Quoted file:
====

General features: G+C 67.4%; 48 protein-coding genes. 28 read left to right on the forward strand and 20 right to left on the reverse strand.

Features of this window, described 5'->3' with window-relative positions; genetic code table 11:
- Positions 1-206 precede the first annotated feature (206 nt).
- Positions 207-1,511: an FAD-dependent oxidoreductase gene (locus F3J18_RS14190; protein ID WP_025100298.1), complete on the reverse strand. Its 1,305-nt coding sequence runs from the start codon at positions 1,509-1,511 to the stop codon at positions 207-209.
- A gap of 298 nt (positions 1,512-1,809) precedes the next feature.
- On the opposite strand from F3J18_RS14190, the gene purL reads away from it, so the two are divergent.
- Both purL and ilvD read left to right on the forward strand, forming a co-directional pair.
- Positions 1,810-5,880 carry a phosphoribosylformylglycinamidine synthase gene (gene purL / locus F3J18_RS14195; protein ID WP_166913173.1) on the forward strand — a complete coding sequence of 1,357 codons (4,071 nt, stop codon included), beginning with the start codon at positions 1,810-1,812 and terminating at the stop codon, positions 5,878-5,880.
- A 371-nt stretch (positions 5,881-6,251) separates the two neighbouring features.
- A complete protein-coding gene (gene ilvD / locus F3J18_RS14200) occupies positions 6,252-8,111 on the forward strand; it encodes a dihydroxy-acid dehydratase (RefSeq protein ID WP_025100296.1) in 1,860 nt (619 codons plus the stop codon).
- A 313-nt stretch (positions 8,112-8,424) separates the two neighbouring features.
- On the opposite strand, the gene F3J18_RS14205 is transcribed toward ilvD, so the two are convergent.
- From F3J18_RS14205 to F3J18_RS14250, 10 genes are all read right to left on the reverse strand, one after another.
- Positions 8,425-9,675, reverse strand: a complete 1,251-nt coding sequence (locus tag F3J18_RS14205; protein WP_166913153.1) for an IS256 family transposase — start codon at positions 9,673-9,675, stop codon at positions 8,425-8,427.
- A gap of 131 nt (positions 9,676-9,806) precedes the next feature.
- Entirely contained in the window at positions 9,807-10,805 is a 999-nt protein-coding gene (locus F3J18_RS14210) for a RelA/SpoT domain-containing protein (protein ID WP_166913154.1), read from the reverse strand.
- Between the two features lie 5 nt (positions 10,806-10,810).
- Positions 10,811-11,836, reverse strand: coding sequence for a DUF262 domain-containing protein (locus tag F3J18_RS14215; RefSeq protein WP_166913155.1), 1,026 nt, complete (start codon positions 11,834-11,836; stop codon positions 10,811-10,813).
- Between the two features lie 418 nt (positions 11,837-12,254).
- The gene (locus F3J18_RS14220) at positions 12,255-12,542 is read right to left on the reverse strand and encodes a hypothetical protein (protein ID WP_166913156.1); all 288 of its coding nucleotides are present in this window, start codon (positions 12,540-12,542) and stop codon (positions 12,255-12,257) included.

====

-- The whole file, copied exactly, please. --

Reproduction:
General features: G+C 67.4%; 48 protein-coding genes. 28 read left to right on the forward strand and 20 right to left on the reverse strand.

Features of this window, described 5'->3' with window-relative positions; genetic code table 11:
- Positions 1-206 precede the first annotated feature (206 nt).
- Positions 207-1,511: an FAD-dependent oxidoreductase gene (locus F3J18_RS14190; protein ID WP_025100298.1), complete on the reverse strand. Its 1,305-nt coding sequence runs from the start codon at positions 1,509-1,511 to the stop codon at positions 207-209.
- A gap of 298 nt (positions 1,512-1,809) precedes the next feature.
- On the opposite strand from F3J18_RS14190, the gene purL reads away from it, so the two are divergent.
- Both purL and ilvD read left to right on the forward strand, forming a co-directional pair.
- Positions 1,810-5,880 carry a phosphoribosylformylglycinamidine synthase gene (gene purL / locus F3J18_RS14195; protein ID WP_166913173.1) on the forward strand — a complete coding sequence of 1,357 codons (4,071 nt, stop codon included), beginning with the start codon at positions 1,810-1,812 and terminating at the stop codon, positions 5,878-5,880.
- A 371-nt stretch (positions 5,881-6,251) separates the two neighbouring features.
- A complete protein-coding gene (gene ilvD / locus F3J18_RS14200) occupies positions 6,252-8,111 on the forward strand; it encodes a dihydroxy-acid dehydratase (RefSeq protein ID WP_025100296.1) in 1,860 nt (619 codons plus the stop codon).
- A 313-nt stretch (positions 8,112-8,424) separates the two neighbouring features.
- On the opposite strand, the gene F3J18_RS14205 is transcribed toward ilvD, so the two are convergent.
- From F3J18_RS14205 to F3J18_RS14250, 10 genes are all read right to left on the reverse strand, one after another.
- Positions 8,425-9,675, reverse strand: a complete 1,251-nt coding sequence (locus tag F3J18_RS14205; protein WP_166913153.1) for an IS256 family transposase — start codon at positions 9,673-9,675, stop codon at positions 8,425-8,427.
- A gap of 131 nt (positions 9,676-9,806) precedes the next feature.
- Entirely contained in the window at positions 9,807-10,805 is a 999-nt protein-coding gene (locus F3J18_RS14210) for a RelA/SpoT domain-containing protein (protein ID WP_166913154.1), read from the reverse strand.
- Between the two features lie 5 nt (positions 10,806-10,810).
- Positions 10,811-11,836, reverse strand: coding sequence for a DUF262 domain-containing protein (locus tag F3J18_RS14215; RefSeq protein WP_166913155.1), 1,026 nt, complete (start codon positions 11,834-11,836; stop codon positions 10,811-10,813).
- Between the two features lie 418 nt (positions 11,837-12,254).
- The gene (locus F3J18_RS14220) at positions 12,255-12,542 is read right to left on the reverse strand and encodes a hypothetical protein (protein ID WP_166913156.1); all 288 of its coding nucleotides are present in this window, start codon (positions 12,540-12,542) and stop codon (positions 12,255-12,257) included.